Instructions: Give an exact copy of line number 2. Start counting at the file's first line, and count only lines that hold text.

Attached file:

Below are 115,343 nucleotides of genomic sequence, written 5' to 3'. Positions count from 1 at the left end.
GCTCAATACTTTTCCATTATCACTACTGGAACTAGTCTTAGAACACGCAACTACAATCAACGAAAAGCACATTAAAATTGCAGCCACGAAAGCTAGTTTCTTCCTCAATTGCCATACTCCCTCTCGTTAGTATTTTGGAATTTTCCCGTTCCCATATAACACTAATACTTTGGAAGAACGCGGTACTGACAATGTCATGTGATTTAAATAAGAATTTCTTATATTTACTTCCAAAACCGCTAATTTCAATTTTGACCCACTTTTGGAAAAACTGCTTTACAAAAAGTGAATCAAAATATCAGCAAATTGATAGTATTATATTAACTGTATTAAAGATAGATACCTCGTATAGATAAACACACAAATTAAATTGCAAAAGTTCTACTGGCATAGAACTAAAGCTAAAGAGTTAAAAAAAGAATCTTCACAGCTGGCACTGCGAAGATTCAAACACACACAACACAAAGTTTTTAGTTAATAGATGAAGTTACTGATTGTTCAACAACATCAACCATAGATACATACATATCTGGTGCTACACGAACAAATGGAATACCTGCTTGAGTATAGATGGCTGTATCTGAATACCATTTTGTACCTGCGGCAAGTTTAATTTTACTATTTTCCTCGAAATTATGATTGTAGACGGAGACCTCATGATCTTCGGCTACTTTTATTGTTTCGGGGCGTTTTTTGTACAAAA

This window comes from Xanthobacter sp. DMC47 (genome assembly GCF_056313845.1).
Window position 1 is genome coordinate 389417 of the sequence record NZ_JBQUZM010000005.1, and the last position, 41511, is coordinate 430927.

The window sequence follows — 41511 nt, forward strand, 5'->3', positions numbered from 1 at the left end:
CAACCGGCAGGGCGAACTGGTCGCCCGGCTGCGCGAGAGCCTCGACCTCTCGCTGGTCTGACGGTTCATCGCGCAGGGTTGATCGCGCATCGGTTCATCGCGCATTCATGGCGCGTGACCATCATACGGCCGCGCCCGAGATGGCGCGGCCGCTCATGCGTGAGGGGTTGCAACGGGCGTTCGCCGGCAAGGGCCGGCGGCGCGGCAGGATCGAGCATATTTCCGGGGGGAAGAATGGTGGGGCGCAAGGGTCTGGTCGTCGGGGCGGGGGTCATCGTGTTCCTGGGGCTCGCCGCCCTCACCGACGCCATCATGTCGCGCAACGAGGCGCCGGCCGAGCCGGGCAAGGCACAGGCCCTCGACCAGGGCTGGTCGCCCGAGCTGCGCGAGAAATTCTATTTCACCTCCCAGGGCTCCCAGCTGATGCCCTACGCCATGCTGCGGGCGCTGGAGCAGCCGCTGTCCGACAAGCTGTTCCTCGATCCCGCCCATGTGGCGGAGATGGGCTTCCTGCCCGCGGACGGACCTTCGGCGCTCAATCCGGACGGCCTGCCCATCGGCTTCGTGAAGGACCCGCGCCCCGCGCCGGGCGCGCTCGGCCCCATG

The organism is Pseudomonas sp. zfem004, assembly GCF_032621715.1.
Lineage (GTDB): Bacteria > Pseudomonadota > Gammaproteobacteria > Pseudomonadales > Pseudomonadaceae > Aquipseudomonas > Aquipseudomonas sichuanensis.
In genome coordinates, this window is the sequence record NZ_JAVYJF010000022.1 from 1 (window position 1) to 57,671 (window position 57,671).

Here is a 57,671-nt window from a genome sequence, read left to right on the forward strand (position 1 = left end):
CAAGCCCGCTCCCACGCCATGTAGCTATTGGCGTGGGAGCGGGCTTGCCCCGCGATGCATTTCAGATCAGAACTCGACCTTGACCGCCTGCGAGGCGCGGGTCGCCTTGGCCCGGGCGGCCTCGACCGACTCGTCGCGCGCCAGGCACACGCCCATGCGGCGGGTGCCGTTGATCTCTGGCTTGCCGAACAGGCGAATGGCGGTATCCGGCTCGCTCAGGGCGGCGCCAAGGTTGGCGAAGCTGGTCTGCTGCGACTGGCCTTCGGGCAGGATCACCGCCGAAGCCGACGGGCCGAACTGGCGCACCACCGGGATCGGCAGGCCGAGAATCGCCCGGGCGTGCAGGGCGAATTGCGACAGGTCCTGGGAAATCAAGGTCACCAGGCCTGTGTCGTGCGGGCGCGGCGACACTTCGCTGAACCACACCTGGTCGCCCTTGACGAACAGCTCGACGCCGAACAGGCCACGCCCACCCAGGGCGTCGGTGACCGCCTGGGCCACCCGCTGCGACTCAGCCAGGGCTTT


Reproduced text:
GCTCAATACTTTTCCATTATCACTACTGGAACTAGTCTTAGAACACGCAACTACAATCAACGAAAAGCACATTAAAATTGCAGCCACGAAAGCTAGTTTCTTCCTCAATTGCCATACTCCCTCTCGTTAGTATTTTGGAATTTTCCCGTTCCCATATAACACTAATACTTTGGAAGAACGCGGTACTGACAATGTCATGTGATTTAAATAAGAATTTCTTATATTTACTTCCAAAACCGCTAATTTCAATTTTGACCCACTTTTGGAAAAACTGCTTTACAAAAAGTGAATCAAAATATCAGCAAATTGATAGTATTATATTAACTGTATTAAAGATAGATACCTCGTATAGATAAACACACAAATTAAATTGCAAAAGTTCTACTGGCATAGAACTAAAGCTAAAGAGTTAAAAAAAGAATCTTCACAGCTGGCACTGCGAAGATTCAAACACACACAACACAAAGTTTTTAGTTAATAGATGAAGTTACTGATTGTTCAACAACATCAACCATAGATACATACATATCTGGTGCTACACGAACAAATGGAATACCTGCTTGAGTATAGATGGCTGTATCTGAATACCATTTTGTACCTGCGGCAAGTTTAATTTTACTATTTTCCTCGAAATTATGATTGTAGACGGAGACCTCATGATCTTCGGCTACTTTTATTGTTTCGGGGCGTTTTTTGTACAAAA